In this episode of Real Talk, KJK Student Defense Attorneys Susan Stone and Kristina Supler are joined by Terry McGovern, Harriet and Robert H. Heilbrunn Professor and Chair of the Heilbrunn Department of Population and Family Health and the Director of the Program on Global Health Justice and Governance at the Columbia University Mailman School of Public Health. They discuss the ramifications of the reversal of the Roe V. Wade Supreme Court decision on college campuses. The conversation includes the ripple effect of this controversial decision of SCOTUS on education, women's health and the economy, the possible legal considerations colleges need to be aware of and act on to accommodate the ruling, and what parents and college students can to adjust to the shifting context of abortion in the U.S. today. Show Notes: (01:07) A healthy discussion about the consequences of the recent reversal of the Supreme Court decision on Roe vs. Wade on college campuses (02:29) Making abortion illegal will not lessen its occurence; it will increase maternal death (03:22) How the criminalization of abortion further endangers women in college who are already at an elevated risk for sexual violence (03:54) Adding fear into an already costly medical procedure for women in college (05:17) The role religion plays in universities, the new abortion ban, and women's health (06:56) Why parents and female students need to reconsider their universities based on where they stand on the abortion verdict (08:32) Why Dobbs should not affect women's access to Plan B and other emergency contraception (09:57) How Dobbs will impact Title IX cases and its provisions (10:15) What colleges universities need to act on with regards to Title IX cases in light of the abortion ban and criminalization (10:54) Will colleges face criminal risk or exposure for aiding a student's travel to access abortion facilities (12:20) How the limitation of access to reproductive health has instilled a fear of risk of prosecution for colleges and its staff (15:44) The repercussions of the criminalization of abortion on women's health, likelihood of completing college altogether, the economy and what it means for the state (17:11) Why section 504 of Title IX cases, the Rehabilitation Act, and the Americans with Disabilities Act need to adjust accordingly to the elimination of the constitutional right to abortion (18:27) Terry's insights on the possibility of the reversal of the abortion ban in the future (20:52) Why a public health leader believes that the appropriate public response of universities about this ruling should favor bodily autonomy and the health outcome of their students (22:22) Ways in which students can campaign for women's health after the recent SCOTUS ruling on abortion (26:02) Sound advice parents should give their college kids about sex and possibilities of pregnancy before sending them off (26:45) Why parents need to consider the possibility of their sons causing a pregnancy in college as well (29:27) The extreme lengths women may possibly take because of the criminalization of abortion (31:20) The heartbreaking impact of this decision on the mental and physical health of children Transcript: Kristina Supler: We're so pleased today to be joined by Terry McGovern. Terry's the Harriet and Robert Heilbrunn professor and chair of the Heilbrunn department of population and family health at Columbia University's Mailman School of Public Health. Since 2018, Terry served as director of the department's program on global health health justice and governance. And before joining, joining the mailman school in 1989, Terry founded the HIV law project and served as the executive director until 1999. While at the HIV law project, Terry litigated the groundbreaking case. S P V Sullivan, which led to the social security administration, including HIV-related disability in their criteria. Kristina Supler: She was appointed by President Bill Clinton to the national task force on aids, drug development, Terry, we're so pleased to have you join us today. Thank you. Susan Stone: Today's topic is how the recent United States Supreme court Dobbs decision, which reversed Roe V. Wade will impact students on college campuses. And Kristina we've really struggled about how to do this podcast. Because we want it to be a meaningful discussion that provides parents with information in a way that's helpful and shows some thought on our end. Susan Stone: And I know, you know, that I was in Italy, on my honeymoon and I couldn't get my mind off of. How to do this podcast? Who to have as a guest? And I feel so grateful for the guest that we're gonna have today. I know I reached out to her via email and I really thought about my words. I think I crafted that email, those three short paragraphs with as much thought as I would craft a legal brief. Susan Stone: And I'm so honored that she is here to talk about this topic. Susan Stone: And thank you for answering my email. Terry McGovern: Of course. Thank you for having me Susan Stone: Terry. First question. What is your reaction to the Dobs decision? And just, could you give our listeners who are mostly parents an explanation of how it will impact students on various college campuses? Terry McGovern: Sure. I have to say I was actually stunned. We know that making abortion illegal, doesn't actually reduce abortion. There's so much evidence globally of this. All it does is increase maternal mortality. So just from the point of view of wanting to end abortion, the way to do that, Is obviously to increase access to contraception and services. Terry McGovern: It's not to criminalize abortion. So from my perspective, this decision has really unleashed a whole lot of unnecessary harm on women and girls and people who can get pregnant. Of course in that category, we know that 57% of those who get abortions are women in their twenties. The latest data says 29% are college age students. Terry McGovern: So we also know that, college age women are at an elevated risk of sexual violence. We know that there's lots and lots of power issues. Negotiating sex. So for the women and girls who are in states, that abortion is now illegal and, and even criminalized this creates a very, very complicated set of decisions for them and a lot of complexity around everything having to do with a possible unintended pregnancy. Terry McGovern: So obviously just to state the obvious students often don't have access to cars. Their health insurance status is often dependent on parents. Many have jobs. There's a lot going on when you're in college. Before this decision accessing abortion was not easy. Right? So now you've injected into a very complicated situation, you know, a whole bunch of fear. Terry McGovern: And I think, I think the, uh, the issue of costs and how much it will cost to actually get an abortion, to travel, to get an abortion. All of these things are gonna be very, very difficult for students. I think. Kristina Supler: Susan and I, we represent students on campuses across the country. We deal with college students day in and day out. And we often start our conversations with parents, with the, the idea that look, every college campus has its own culture values. What flies on one campus? Doesn't done another, right. So it's fair to say at some schools, this decision might not have any impact on students and in other places might be absolutely monumental. Kristina Supler: I mean, do you agree with that? What would you say? Susan Stone: Especially with students at Columbia or Barnard? I don't think it's gonna be the same as students at Ohio state. Terry McGovern: Of course not, of course not. I mean, obviously, OB people just generally in acts in states that are making moves to protect access to abortion are in way better shape. Terry McGovern: Many of the colleges across the country actually even provide abortion medication, provide all kinds of services. It's the colleges in the states that have these extreme bands now where it's very scary. So for example, my son goes to college in Ohio. And the college that he goes to recently decided to contract with a religious provider. Terry McGovern: So there are huge questions about what services will be available, whether there will ever be any help for an abortion referral out of state. So it is extremely diff different depending upon where you are. one of the things post Dobbs is that people really do have to take a minute, figure out what the law is, where access is possible. Terry McGovern: You know, these are, these are very serious things to think about for parents, for your kids in schools, because you don't want to be scrambling. Susan Stone: Depending on where you stand on the issue. I'm thinking Terry about myself. I have a rising junior in high school. We're gonna start looking at colleges. Do you think that the Dobbs opinion will impact where students actually apply for college? Terry McGovern: I think for sure. I think for sure. I mean, I think it should, these are very, very serious issues. Honestly I have never written a letter to my child's college before. And I wrote immediately when I saw that they were going to contract with a, with a religious entity. Because I would have really extreme concerns about the safety of my child, in a place where they could not access any of these services. Terry McGovern: We're already seeing some polling of particularly girls who are thinking about crossing off the list schools that are in states that have total bans or, or criminalization provisions. Susan Stone: So it's gonna be even more difficult to get into Columbia. Or barnard . Terry McGovern: I mean, I, I think it's pretty difficult, but I suppose it could get more difficult. Terry McGovern: Yeah. It is really a very serious issue. If you're a girl Kristina Supler: there's just even more for families to consider and, and to really be thoughtful about when trying to find the right campus for. For the students, Susan, and I I'd like to turn to a different issue that touches on the do's opinion. Kristina Supler: We represent students across the country involved in campus title I proceedings. And we've had countless cases that in some way, shape or form involve economy that breaks in plan B maybe no condom and plan B plan B is, is in many, many of our cases. Do you think that Dobbs is going to impact the availability of plan b? Terry McGovern: It should not. Many of us feel like Dobbs has opened the door to questioning everything that has to do with contraception, emergency contraception. Nothing in the opinion actually would lead to that conclusion, but it has unleashed a kind of unfettered dedication to denying access to anything, having to do with, sexual and reproductive health services and particularly contraception morning after et cetera. Terry McGovern: The answer is mixed. Susan Stone: That's very interesting because what we're also wrestling with Terry, and maybe you can help us sort this through, as student advisors in the title IX process, we have dealt with situations where there have been unwanted pregnancies and abortions, and actually female complainants include the unwanted pregnancy as an aspect of a title IX violation that they didn't get consent to get pregnant as a different twist on consent. Susan Stone: We're wondering how will Dobs impact title IX? And do you think we're gonna see a rise of the unwanted pregnancy being a component of this type of complaint on college campuses. And even in those states where abortion is illegal and maybe more so in those states, Terry McGovern: Yeah. I mean, I think for sure, I mean the other issue isn't title IX only mandates excused absences for abortion and cases of medical necessity. Terry McGovern: So there are a whole lot of issues around title IX that have to be really thought about now. Given the, really this colleges should expand this definition of what is, a mandated excused absence. I do think for sure that you'll see more, we'll see more of these type cases. The other thing is that institutions should be establishing emergency funds, travel and care services. Terry McGovern: Just, there's a whole range of things, including looking at the title IX provisions and expanding them that I think colleges should be doing. But yes, of course. I think you'll see, you'll see more cases like that. Susan Stone: You know, Kristina, you're very involved with the NACDL, which is one of our country's best associations for criminal defense lawyers. Susan Stone: If a college facilitates a fund to allow for travel. Do you think there's any criminal risk or exposure? Kristina Supler: That's a really good question. And a question that many of my brilliant , Susan Stone: that's what I asked you, partner. Kristina Supler: My brilliant colleagues are wrestling with right now and obviously I'm sort of chuckling, but I shouldn't because it's a really serious question that some of the most brilliant people in our country are wrestling with in terms of setting policy and procedures for institutions on how to service the needs of students. And without getting too into legalese and boring stuff, the people who aren't lawyers probably wouldn't care about the it's a super complicated issue. Kristina Supler: Colleges and universities have legal obligations to help students and accommodate students for various issues. But yet there's also criminal implications and confidentiality issues and stuff like the crime fraud, exception, and, and there's all these sorts of like very academic issues that lawyers and administrators are, are wrestling with now. Kristina Supler: And I'm curious, Terry, what are your thoughts? What are the conversations at Columbia? Susan Stone: Because you could be a well-intentioned administrator, but say. I have my own family and I have an obligation to follow the law. I don't wanna unwittingly put myself at risk of being prosecuted. Kristina Supler: Well, and we know so many students look up to their professors or have very close relationships there and there's trust. Kristina Supler: So, I mean, Terry, what are your thoughts? . Terry McGovern: First of all, there's some other simple things like exclusionary housing policies that we're gonna see more pregnant college students. There's that issue? Just a simple one, but I think we are in kind of a crazy time in terms of what is legal and what is not mm-hmm as you just articulated. Terry McGovern: Nobody knows. I feel the opponents of access to abortion or, and, and the range of reproductive health services are trying everything they can to criminalize those who do anything to protect access. So I wouldn't ever, de-legitimize the fears of administrators at institutions. On the other hand, we can't just give in to this kind of mentality. I mean, these are healthcare services. These are young people who are extremely vulnerable. I think what's happening is people are getting together. Experts are getting together and are giving their best judgment about risk of prosecution, but there is always gonna be some risk here. Terry McGovern: There's risk that they may be sued. There's risk, but they probably won't win. I say that crossing both fingers. Mm-hmm because as we know, we're looking at Oklahoma, uh, South Dakota and Wisconsin and it's a county by county. You have to look at who the prosecutors are, who the judges are, who elected them. Terry McGovern: So it's really complicated to predict whether something will be found to be illegal or in violation of a bounty law pro provision or something else. Not a simple thing as you well understand. Mm-hmm Susan Stone: I wanna switch gears to a whole different topic. Related to this, obviously, because it's something that has, I'll be honest with you. Susan Stone: I didn't sleep last night and it kept me up all night. So our practice, we do a lot of special education law, and we represent little ones who need 5 0 4 plans and IEPs. And, and I have a. Not so secret passion. I love preschool. Okay. I, I loved being the mom who dropped off at preschool. I loved everything about having a preschooler. Susan Stone: I just think there it's just a magical age. I also am so worried about young girls having to drop out of college. And I'm wondering with the President Biden's expanded definition of pregnancy within Title IX, is it an argument out there to say, okay, colleges, you have an obligation to allow those mothers who give birth. Susan Stone: Those babies should be able to live in the dorm with their mother. You should provide daycare so they can attend class. You should also, I wanna make sure those babies are included within the university health insurance policy. So when they have that ear infection or they need their vaccinations, will those colleges have to create special dorms for mothers and fathers mm-hmm to live and raise their child to see that these young women do not have to drop outta college. I mean, I'm sick about this. Susan Stone: I love babies. I can't wait to be a grandmother. I have a daughter getting married and my daughter is supposed to go off to graduate school. And I just wanna make sure that all of these states that have said that this is illegal, that especially the state institutions are ready for these babies. And don't just kick these women to the curb. Terry McGovern: No, absolutely. I mean, we know that student parents are 10 times less likely to graduate. There's so much evidence of the bad economic consequences of young women having babies during college. So of course, if, Let's just go back to reality here. Terry McGovern: Mississippi has the highest infant mortality rate in the country. It has one of the, the third highest maternal mortality rate during pregnancy. These states that are taking the lead on banning abortion or criminalizing abortion, or creating bounty hunting are not states that have invested at all in kind of the welfare of women and children. Terry McGovern: Mississippi's foster care system has like 111 outstanding violations for abuses. Oh, oh my gosh. So I wanna say that there's not evidence of kind of an, a real dedication to taking care of any women and girls in the state. Let alone those oncologists. So I think we do have to push, push the colleges to, to step up here and, provide the necessary services. Terry McGovern: But I just wanna inject a very serious note of hypocrisy about the kind of dedication to, shutting down people's access to abortion. But not a dedication to, reducing these horrible health outcomes for women and girls. Susan Stone: would you think though, that the change in title nine or the section 5 0 4, the rehabilitation act or title two of the ADA though, would mandate more accommodations? Terry McGovern: I would absolutely think so. I would absolutely think so in this shifting context, and I think that's the path that many are going to take now, and it makes total sense to me and. I know, there's a lot of people working to actually, provide greater protection in the regulations, even around HIPAA medical records. Terry McGovern: Right. We have got to go back and look at the ADA and all of, in all of these different contexts and strengthen the protections. So just for a second, HIPAA there's greater protection and medical records in the context of mental health or drug use, we need that level of protection in reproductive health, on the ADA issues. Terry McGovern: I think we absolutely have to to use the APA in this context to establish rights. Kristina Supler: Question for you. Is it possible. One day, the Dobbs decision will be overruled. Do you think a different composition of the Supreme courts might do away with this decision? And, and if so, how far off do you think that is? Terry McGovern: Interestingly we've been working a lot like it with countries where it was criminalized and then. Basically was not. So Ireland, Mexico and what goes on is that they criminalize abortion and horrible things happen. Like, just like we're reading about every day. Terry McGovern: There's confusion about miscarriages. There's 10 year olds who are forced to, go to term and their bodies can't take it. All of these things play out and you see public opinions start to shift. So we've seen in a lot of countries, a flip. Which I have to say is hopeful. I don't think as we well know, the public opinion is not in support of what SCOTUS has done here. Terry McGovern: Right. I think that, to me, when they allowed the Texas law to take effect. Which, invited bounty hunting. That to me said there was no reason in the room. So I do think that, there are plenty of Republican judges who do not support the approach that SCOTUS has taken here. So I do think, yes, absolutely. Terry McGovern: If the composition of the court changes what we have is a very extremist. Right now. So I do, I do really hope that this could be reversed when the composition of the court changes, which we know can happen when you least expect it. Susan Stone: Yeah. It's not always predictable. One of my favorite courses in law school was a Supreme court seminar. Susan Stone: And I appreciate that seminar at nobody knows the future of the court. And justices have flip flopped. Kristina Supler: That's right. It's people don't have the static position throughout their entire careers. So, you know, we'll have to see what the future holds and, hopefully with lobbying and activism and, and people expressing their opinions and becoming more informed on the issue as a whole, that might foster some change. Susan Stone: Kristina yesterday brought a, as we were preparing for this podcast recently read that Yale and Princeton took a neutral position on this issue. I'm not, I don't know if you've read about this. Terry McGovern: No. Susan Stone: And basically stating that the schools will abide by the law, the state a very careful and I would say political position. Susan Stone: What is your reaction? How should universities publicly respond? Terry McGovern: I think universities should be supportive of, bodily, autonomy, right? Period. There's so much public health evidence. This isn't even slightly controversial. Criminalizing abortion only really leads to poor health outcomes, particularly for the college student group. Terry McGovern: So if these institutions care about the welfare of their student, They should not be neutral on this point. It is a, it is going to disproportionately impact their students. So I don't see how you can be neutral. So I have to say, you know, you saw, we were able to, or maybe you didn't see, we were able to get the vast majority of deans, of schools, of public health to, to sign a letter urging SCOTUS not to overturn Roe. All of the medical associations stand behind the right to abortion, right? So I don't under understand why these institutions would take this position. And Kristina Supler: in your opinion and your experience on, on college campuses, what's what can college students do today to really have their voices heard and to foster change? Kristina Supler: What can students do who are just sitting there feeling helpless? Susan Stone: And I wanna clarify this question too. Not just students on public campuses that have more first amendment protection, but can we focus on students who might be at private campuses and states where abortion is legal? What can they do? Terry McGovern: I am happy. I'm smiling because I had a, a little war room of students all summer. We have so many students coming out of the woodwork to say, we, what can we do? How can we do it? So I think that I've seen our students do everything from. Volunteering and staffing, transportation services in states where abortion is now illegal to. Terry McGovern: Doing podcasts, one of our, doing poetry around their feelings about this decision. I have been so moved by the kind of depth of upset of these young women. They are freaked out about their futures and it has really shifted how they think about their sexual. Terry McGovern: As well. What I see happening is a lot of outreach, a lot of activism students organizing to make sure medication abortion is available on the campus that they're on. The students that are in that Ohio school are organizing campaigning. So I'm seeing more activism than I've seen out of students since the time I've been a professor, which is very hopeful. Terry McGovern: There are so many different things they can do. One thing that they're doing for me on a daily basis is research research, like really digging into what judges are ruling. How in this county are the medical records being treated when there's an attempt to criminalize. I'm working with a group of volunteer law students who are painstakingly looking at judicial records in states where there's some real risk of people being prosecuted doing research on, what about providers? Terry McGovern: You know, as a public health person, it it's horrifying to me to think that we'd say to a doctor, don't write something down on a medical record, but what needs to be written down on a medical record for the medical care. Right. And what is there that's extra that could only lead to a prosecution. Terry McGovern: So. Sadly, we're in the, the logistics stage of trying to figure out how what's the best way to protect people. So there's actually so much for students to do all over the place. And I think it makes them feel much better to do it. So you should see this abortion tracker that our students have created. Terry McGovern: It's got every possible per mutation, adolescent consent, et cetera. So, I just think that's where we get the hope looking at how these young people are responding to this and they're, they are not gonna leave this alone. Susan Stone: Christina, I just wanna throw something back to you. Look, we deal with parents from across the spectrum as to how they feel. Sex. Mm-hmm some parents teach abstinence and want abstinence, and some parents are much more communicative about sex, but we know sex goes wrong because we wouldn't have a career. Kristina Supler: Would we sad? Terry McGovern: But true. so Susan Stone: Terry, what would be good solid advice for a parent of either a high school or. College student with regard to planning, should it change or should it be the same good advice that it always is? We're a condom. If you have a son and put your daughter on the pill and make sure they have what they need before they go off to college and make sure you transmit your family values, what do you think? Terry McGovern: I think that's all great. I also think that, the advice should be that no matter how much abstinence training, like there's tons of evidence that no matter what people college students have sex and no matter what there are unintended pregnancy. And again, that can be everything from power imbalance to a broken. Terry McGovern: Right. So then you have to think about what happens if that happens. And now that is a very, very complicated question in lots of states, Oklahoma, Texas, et cetera, et cetera. So I do think that it has changed the picture considerably, even if you're against, you never wanna think about your college age student having sex. Terry McGovern: You've gotta think about the possibility. If they're a girl that they could get pregnant, if they're a boy that they could be responsible for a pregnancy and it's, it's going to be very complicated to figure out what to do next. So I think. No matter how much you don't wanna think about it, you really do need to think about it. Terry McGovern: If my daughter is in Texas and she gets pregnant, what's the plan, right? What's the plan. Because it is something that happens constantly. Susan Stone: Is the plan more complicated in many ways, if you have a son? Terry McGovern: I, I have a son and I think it's comp I. From the minute this decision came down, he's in Ohio, I've talked about this to him. Think about how the picture has changed. Terry McGovern: You need to be super careful, super responsible, and you need to think about if something goes wrong and you're part of a pregnancy. What is the plan? What is the plan? Because I think that's, it is a very different picture. And obviously, also I'm saying. It's unclear where they get services now that's being fought out. Terry McGovern: So there's a lot more to think about than there was. Kristina Supler: I think that's, it's really interesting to hear that because Susan and I, we, when we talk to parents and students and we give lectures on, on the issues of consent. We talk a lot about the importance of communication in sex. And too often today we're seeing students not have communication. Kristina Supler: And this now it sounds like what you're saying is, is communication is even more important and central to the issue of sex and how relationships can unfold. Terry McGovern: Absolutely. I mean, I think it absolutely needs to be thought about and communicated, right? Because this is not, these are not what if scenarios, these are true things and something like, I, I watch my son really let it, sink in. Terry McGovern: If there's an unintended pregnancy, you. What do you do? Where do you go? You're now not clear that you can even go on campus. What's the plan. Are you thinking about that? College students are not thinking about those things. So I think it is very important to think about and talk about. And I do hear that a lot from, the students, the female students are thinking about it what is this? So the boys should be thinking about it too. Right. Susan Stone: Do you think that in some states, young women will withhold the information from their partner so they can make, so they can't be stopped. I'm just questioning that. Would that be an, uh, unintended consequence that a, a male would be deprived of knowledge? Terry McGovern: It could be for sure. Terry McGovern: I mean, if you're, if you inject fear and criminalization into this decision, you're gonna get all kinds of strange behavior. This is why we didn't want criminalization in this already complicated terrain. So I think you're gonna get all kinds of terror driven decisions, including probably in some cases not to disclose out of fear. Terry McGovern: Which is of course, obviously what goes on a lot, which leads to all these harmful behaviors, pregnant people who don't wanna be pregnant, being scared and thinking, let me take matters into my own hands, right? Mm. Because you can't really get information and how am I gonna get the money to get a different state? Terry McGovern: And I can't have this baby. Right. So you have to think about a young person. I know you all, that's who you work with, but. It's really difficult to be a young person today. Just even with everything that's going on in the world, and now you're injecting this kind of terror around what if the condom breaks and I'm pregnant. Terry McGovern: And there is some crazy law that I, my provider can be recorded and a private citizen can report me to, it's not like the students don't know all this stuff. They have a vague sense of it. And it's terrifying now. So I'm very much afraid that it's gonna lead to all kinds of kind of rash decisions. Terry McGovern: Unintended consequences will be all over the Susan Stone: place. I'll tell you what, I'm predicting that a lot of parents of college students are gonna be called upon to. Make parent babies and, parents who were thinking they had their retirement set are not gonna be in a position to, but they might have to fund and take care of that next generation. Kristina Supler: Terry you've given us so much to think about today and, and so much really invaluable information. Any parting words or anything you wanna share with our listeners Susan Stone: or anything we didn't ask you that you wish we would've asked Terry McGovern: you? You One thing that I am really noticing that, um, the students are really deeply disturbed by is these kind of lack of exceptions for incest, rape or to preserve the life of the mother or the confusion around that. Terry McGovern: I do wanna say that it appears to me that the impact of this decision on young people is that our lives aren't worth much. And that is that's heartbreaking, upsetting thing. That's why. Frankly, it's been uplifting and amazing to have all these young people here doing, responding to Roe, doing all this stuff because we've really unleashed something that is very disturbing. Terry McGovern: I, I say we, we didn't, but the court has. So I think we all, all of us parents need to pay a lot of attention to obviously we do, but the mental health consequences of all this stuff on our young people, as they're just trying to find their way and figure it out and I don't know, I find it just very unfortunate that this set of, terrorizing, criminalization provisions have been injected into this very complex time in their lives. Susan Stone: Thank you. I, I. I heavily, there's the emotion in preparing for this podcast, the gratitude, and really the honor that you agreed to do this podcast and the thoughtfulness in which you provided responses to our questions is deeply appreciated. Kristina Supler: Thank you, Terry.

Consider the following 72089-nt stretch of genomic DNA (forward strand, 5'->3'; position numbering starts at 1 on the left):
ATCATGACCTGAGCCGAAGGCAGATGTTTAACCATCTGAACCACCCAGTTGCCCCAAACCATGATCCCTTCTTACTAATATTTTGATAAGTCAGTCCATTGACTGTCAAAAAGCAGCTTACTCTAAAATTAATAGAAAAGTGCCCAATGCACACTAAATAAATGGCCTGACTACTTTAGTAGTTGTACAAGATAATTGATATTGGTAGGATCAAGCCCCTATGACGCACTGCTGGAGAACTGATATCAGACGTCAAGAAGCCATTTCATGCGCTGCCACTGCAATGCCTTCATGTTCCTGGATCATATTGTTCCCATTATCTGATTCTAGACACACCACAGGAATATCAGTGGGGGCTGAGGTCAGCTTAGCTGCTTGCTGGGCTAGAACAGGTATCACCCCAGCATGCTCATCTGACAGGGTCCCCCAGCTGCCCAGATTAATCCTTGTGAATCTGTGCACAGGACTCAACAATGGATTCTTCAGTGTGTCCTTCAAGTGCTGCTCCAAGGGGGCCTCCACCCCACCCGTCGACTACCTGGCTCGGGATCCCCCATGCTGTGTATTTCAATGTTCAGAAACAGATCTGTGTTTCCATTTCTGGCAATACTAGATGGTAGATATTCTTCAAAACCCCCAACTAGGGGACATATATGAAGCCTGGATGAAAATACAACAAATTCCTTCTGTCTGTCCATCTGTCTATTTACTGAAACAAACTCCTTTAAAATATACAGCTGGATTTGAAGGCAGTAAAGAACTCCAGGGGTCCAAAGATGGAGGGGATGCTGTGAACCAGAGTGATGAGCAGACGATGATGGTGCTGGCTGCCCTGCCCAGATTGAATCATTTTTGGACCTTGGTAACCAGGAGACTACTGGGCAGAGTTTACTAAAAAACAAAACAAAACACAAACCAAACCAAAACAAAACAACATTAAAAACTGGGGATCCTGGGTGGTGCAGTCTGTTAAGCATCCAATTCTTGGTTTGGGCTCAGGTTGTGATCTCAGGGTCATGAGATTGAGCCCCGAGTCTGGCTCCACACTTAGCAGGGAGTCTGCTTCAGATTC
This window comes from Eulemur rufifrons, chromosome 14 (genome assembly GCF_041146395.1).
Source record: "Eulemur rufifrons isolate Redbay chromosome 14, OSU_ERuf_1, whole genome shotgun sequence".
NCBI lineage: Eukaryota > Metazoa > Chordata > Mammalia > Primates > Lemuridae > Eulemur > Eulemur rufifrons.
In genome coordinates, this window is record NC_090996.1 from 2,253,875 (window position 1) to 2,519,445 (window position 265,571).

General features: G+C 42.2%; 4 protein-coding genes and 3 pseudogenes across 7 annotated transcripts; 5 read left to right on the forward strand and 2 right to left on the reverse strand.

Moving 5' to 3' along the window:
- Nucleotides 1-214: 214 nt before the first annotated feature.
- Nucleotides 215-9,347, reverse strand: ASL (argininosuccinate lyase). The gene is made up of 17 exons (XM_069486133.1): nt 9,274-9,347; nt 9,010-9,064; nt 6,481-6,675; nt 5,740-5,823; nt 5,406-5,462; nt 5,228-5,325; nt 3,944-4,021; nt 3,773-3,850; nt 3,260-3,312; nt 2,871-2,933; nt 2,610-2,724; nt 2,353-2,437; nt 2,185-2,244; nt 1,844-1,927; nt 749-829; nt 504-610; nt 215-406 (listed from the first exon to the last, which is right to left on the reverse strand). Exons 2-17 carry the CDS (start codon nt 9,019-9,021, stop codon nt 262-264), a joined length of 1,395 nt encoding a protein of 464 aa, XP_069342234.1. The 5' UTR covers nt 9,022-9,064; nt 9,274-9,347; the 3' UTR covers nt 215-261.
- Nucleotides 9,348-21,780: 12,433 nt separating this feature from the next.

Sophie Lewis returns to PTO to discuss the US Supreme Court's decision to reverse Roe vs. Wade. We talked about why millions of Americans already lived in a post-Roe situation - with abortion services made punitively difficult to access. We also talked about the weaknesses of the original Roe vs. Wade ruling, whether the Supreme Court's decision may herald a breakdown in support for American institutions amongst American liberals and we also discussed Sophie's article in the Nation, in which she argued that we should not shy away from thinking of abortion as an act of killing, but should instead see it as an act of violence that is entirely appropriate, regardless of the circumstances, since no one should surrender their bodily autonomy be coerced into performing care work.